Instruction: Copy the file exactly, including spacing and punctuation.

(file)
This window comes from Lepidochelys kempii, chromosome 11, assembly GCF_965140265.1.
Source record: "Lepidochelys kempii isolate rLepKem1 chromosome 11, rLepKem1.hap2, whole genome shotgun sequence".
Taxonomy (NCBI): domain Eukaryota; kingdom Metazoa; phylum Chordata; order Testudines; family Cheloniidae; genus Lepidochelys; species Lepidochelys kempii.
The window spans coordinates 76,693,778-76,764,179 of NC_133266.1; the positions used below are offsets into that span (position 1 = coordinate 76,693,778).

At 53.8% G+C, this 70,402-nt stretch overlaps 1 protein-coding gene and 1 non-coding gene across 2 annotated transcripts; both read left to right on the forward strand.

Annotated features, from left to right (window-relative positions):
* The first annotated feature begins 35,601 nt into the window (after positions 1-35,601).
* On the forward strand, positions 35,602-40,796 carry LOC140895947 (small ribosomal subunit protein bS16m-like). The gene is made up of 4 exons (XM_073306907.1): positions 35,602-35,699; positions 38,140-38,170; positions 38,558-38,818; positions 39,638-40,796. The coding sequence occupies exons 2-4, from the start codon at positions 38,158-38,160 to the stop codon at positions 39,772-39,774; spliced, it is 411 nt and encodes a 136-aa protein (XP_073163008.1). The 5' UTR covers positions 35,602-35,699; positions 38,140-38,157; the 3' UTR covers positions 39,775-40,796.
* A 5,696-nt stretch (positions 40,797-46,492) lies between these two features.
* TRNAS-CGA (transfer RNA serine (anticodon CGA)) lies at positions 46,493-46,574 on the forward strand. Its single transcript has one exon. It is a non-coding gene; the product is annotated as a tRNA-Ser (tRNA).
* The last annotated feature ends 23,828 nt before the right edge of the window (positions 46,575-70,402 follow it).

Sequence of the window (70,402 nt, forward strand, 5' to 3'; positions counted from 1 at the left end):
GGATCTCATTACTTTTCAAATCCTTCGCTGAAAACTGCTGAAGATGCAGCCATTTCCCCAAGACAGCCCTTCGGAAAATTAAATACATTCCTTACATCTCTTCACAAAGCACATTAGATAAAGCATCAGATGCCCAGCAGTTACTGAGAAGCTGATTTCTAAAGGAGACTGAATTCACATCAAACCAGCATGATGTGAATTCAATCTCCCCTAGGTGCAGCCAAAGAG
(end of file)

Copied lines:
This window comes from Lepidochelys kempii, chromosome 11, assembly GCF_965140265.1.
Source record: "Lepidochelys kempii isolate rLepKem1 chromosome 11, rLepKem1.hap2, whole genome shotgun sequence".
Taxonomy (NCBI): domain Eukaryota; kingdom Metazoa; phylum Chordata; order Testudines; family Cheloniidae; genus Lepidochelys; species Lepidochelys kempii.
The window spans coordinates 76,693,778-76,764,179 of NC_133266.1; the positions used below are offsets into that span (position 1 = coordinate 76,693,778).

At 53.8% G+C, this 70,402-nt stretch overlaps 1 protein-coding gene and 1 non-coding gene across 2 annotated transcripts; both read left to right on the forward strand.

Annotated features, from left to right (window-relative positions):
* The first annotated feature begins 35,601 nt into the window (after positions 1-35,601).
* On the forward strand, positions 35,602-40,796 carry LOC140895947 (small ribosomal subunit protein bS16m-like). The gene is made up of 4 exons (XM_073306907.1): positions 35,602-35,699; positions 38,140-38,170; positions 38,558-38,818; positions 39,638-40,796. The coding sequence occupies exons 2-4, from the start codon at positions 38,158-38,160 to the stop codon at positions 39,772-39,774; spliced, it is 411 nt and encodes a 136-aa protein (XP_073163008.1). The 5' UTR covers positions 35,602-35,699; positions 38,140-38,157; the 3' UTR covers positions 39,775-40,796.
* A 5,696-nt stretch (positions 40,797-46,492) lies between these two features.
* TRNAS-CGA (transfer RNA serine (anticodon CGA)) lies at positions 46,493-46,574 on the forward strand. Its single transcript has one exon. It is a non-coding gene; the product is annotated as a tRNA-Ser (tRNA).
* The last annotated feature ends 23,828 nt before the right edge of the window (positions 46,575-70,402 follow it).

Sequence of the window (70,402 nt, forward strand, 5' to 3'; positions counted from 1 at the left end):
GGATCTCATTACTTTTCAAATCCTTCGCTGAAAACTGCTGAAGATGCAGCCATTTCCCCAAGACAGCCCTTCGGAAAATTAAATACATTCCTTACATCTCTTCACAAAGCACATTAGATAAAGCATCAGATGCCCAGCAGTTACTGAGAAGCTGATTTCTAAAGGAGACTGAATTCACATCAAACCAGCATGATGTGAATTCAATCTCCCCTAGGTGCAGCCAAAGAG